WebQuest

CONSUMER ARITHMETIC - INKI-BRU

Process

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The situations described in this topic are from the point of view of the person selling something to someone else, for instance a Store Owner.

The 'cost price' is how much the item cost the shop owner. The 'selling price' is what he is selling the item for.

If the shop owner sells an item for more than he paid for it, then the difference is the 'profit'; ie. PROFIT = SELLING PRICE - COST PRICE. Profit is often expressed as a percentage of the cost price. This is called the Percentage profit. PERCENTAGE PROFIT = (PROFIT/COST PRICE) * 100%

If the shop owner sells an item for less than he paid for it, then the difference is the 'loss'; ie. LOSS = COST PRICE - SELLING PRICE. Loss is often expressed a percentage of the cost price. This is called the Percentage loss. PERCENTAGE LOSS = (LOSS/COST PRICE) * 100%

NB.: Both Profit and Loss can be expressed either in dollars or as a percentage of the Cost price.

Revision:

● A Cost price is the amount of money an item is BOUGHT for.

●A Selling price is the amount of money an item is SOLD for.

● If an article is sold for more than it cost, then it is said to have been sold at a PROFIT.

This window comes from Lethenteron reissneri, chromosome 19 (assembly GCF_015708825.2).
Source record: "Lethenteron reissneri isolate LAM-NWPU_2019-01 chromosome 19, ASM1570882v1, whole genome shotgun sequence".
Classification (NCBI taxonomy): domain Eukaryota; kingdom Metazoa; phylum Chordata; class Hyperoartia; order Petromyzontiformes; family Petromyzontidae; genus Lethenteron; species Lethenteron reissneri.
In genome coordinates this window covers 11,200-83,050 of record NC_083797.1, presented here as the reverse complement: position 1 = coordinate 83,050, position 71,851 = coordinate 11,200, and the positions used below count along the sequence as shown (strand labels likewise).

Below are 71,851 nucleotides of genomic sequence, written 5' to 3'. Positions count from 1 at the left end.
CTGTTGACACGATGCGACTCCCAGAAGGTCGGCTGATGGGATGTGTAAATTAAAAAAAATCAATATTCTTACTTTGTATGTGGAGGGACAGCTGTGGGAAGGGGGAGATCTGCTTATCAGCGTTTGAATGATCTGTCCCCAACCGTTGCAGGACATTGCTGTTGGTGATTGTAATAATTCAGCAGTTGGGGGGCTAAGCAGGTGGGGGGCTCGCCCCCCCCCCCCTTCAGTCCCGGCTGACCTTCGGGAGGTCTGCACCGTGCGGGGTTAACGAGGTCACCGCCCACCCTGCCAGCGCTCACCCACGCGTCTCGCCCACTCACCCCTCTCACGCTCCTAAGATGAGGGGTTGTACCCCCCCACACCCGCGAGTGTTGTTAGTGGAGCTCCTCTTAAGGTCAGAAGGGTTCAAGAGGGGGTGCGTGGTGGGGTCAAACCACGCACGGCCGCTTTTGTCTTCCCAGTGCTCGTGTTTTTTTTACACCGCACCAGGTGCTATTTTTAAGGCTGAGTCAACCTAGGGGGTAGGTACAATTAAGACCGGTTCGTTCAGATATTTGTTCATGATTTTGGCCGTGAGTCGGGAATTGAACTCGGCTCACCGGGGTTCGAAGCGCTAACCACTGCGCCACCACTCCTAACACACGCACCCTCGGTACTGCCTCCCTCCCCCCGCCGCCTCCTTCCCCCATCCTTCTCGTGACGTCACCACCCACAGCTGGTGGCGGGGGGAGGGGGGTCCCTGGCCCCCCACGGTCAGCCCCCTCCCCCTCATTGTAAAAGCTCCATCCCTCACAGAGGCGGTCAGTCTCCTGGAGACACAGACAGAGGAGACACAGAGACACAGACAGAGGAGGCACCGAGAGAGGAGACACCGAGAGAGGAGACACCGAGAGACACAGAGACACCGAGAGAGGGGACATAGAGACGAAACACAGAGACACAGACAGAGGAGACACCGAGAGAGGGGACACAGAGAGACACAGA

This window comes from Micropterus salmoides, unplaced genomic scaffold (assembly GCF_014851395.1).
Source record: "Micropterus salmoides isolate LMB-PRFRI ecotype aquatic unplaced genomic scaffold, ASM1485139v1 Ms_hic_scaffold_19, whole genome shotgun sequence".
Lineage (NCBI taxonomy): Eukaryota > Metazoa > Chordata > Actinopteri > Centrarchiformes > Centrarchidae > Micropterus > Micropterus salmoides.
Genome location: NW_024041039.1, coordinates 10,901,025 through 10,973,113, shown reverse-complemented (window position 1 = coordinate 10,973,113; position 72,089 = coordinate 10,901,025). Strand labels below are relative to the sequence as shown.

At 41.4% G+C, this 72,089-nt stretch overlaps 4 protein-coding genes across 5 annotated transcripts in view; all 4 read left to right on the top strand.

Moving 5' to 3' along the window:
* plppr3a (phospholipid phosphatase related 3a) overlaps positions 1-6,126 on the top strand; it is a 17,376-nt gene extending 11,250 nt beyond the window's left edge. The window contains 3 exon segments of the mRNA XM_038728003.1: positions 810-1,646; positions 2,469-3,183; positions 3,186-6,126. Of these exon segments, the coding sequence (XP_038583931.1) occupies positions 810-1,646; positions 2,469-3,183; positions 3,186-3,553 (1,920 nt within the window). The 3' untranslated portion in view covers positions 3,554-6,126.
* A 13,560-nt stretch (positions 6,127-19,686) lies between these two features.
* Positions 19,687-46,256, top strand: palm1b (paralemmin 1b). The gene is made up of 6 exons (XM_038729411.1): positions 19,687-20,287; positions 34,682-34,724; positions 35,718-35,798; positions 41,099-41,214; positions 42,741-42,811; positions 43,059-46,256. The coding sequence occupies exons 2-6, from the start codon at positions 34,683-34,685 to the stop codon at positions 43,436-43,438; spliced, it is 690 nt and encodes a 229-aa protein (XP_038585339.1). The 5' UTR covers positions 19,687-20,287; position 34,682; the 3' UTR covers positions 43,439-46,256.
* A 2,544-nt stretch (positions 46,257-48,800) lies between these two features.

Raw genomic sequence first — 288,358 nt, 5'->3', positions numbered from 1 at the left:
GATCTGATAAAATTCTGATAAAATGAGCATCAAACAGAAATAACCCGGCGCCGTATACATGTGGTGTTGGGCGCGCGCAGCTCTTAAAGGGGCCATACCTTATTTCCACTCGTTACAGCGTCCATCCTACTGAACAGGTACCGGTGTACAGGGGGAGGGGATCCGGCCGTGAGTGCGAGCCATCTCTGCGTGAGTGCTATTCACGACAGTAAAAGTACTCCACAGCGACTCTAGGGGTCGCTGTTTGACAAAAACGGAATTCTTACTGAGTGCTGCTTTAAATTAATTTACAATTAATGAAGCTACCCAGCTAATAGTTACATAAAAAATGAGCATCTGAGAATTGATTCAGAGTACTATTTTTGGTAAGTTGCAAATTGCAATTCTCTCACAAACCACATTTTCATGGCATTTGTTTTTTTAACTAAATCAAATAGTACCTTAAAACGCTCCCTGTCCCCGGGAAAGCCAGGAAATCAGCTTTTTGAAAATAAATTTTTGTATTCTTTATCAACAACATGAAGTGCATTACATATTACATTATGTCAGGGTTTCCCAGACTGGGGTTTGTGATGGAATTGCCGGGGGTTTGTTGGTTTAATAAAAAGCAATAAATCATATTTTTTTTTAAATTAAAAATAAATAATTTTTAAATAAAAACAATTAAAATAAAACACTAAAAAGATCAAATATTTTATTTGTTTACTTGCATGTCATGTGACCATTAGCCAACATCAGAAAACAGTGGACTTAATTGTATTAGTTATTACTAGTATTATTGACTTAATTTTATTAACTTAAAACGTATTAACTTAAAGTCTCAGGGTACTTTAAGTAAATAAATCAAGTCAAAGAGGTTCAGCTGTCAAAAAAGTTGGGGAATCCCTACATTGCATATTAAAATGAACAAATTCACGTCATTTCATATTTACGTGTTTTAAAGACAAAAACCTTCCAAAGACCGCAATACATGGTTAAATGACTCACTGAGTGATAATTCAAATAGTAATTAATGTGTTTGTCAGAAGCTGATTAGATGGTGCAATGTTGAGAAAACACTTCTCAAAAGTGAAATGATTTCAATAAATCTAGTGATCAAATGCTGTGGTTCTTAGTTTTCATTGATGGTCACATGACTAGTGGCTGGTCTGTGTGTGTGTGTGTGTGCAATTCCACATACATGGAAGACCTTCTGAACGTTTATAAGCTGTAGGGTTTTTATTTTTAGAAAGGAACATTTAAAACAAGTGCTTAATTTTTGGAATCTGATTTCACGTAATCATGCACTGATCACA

● If an article is sold for less than it cost, then it is said to have been sold at a LOSS.

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You will be required to attempt the following questions in your notebooks.

Question 1: A shopkeeper buys scientific calculators in bulk for $15 each. He sells them for $40 each.

                    a) Was there a profit or loss made by the shopkeeper?

                    b) Calculate the profit/loss on each calculator in dollars, and as a percentage of the cost price.


Question 2: A school bookshop sells an outdated Biology textbook for $49.25, making a loss of 5%.

                    a) What was the cost price of the book.

                    b) What is the cash value of the loss?


Question 3: Give definitions for the terms Cost price, Selling price, Profit and Loss.

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  • Profit and Loss
    Description: Looking at simple examples involving Profit and Loss

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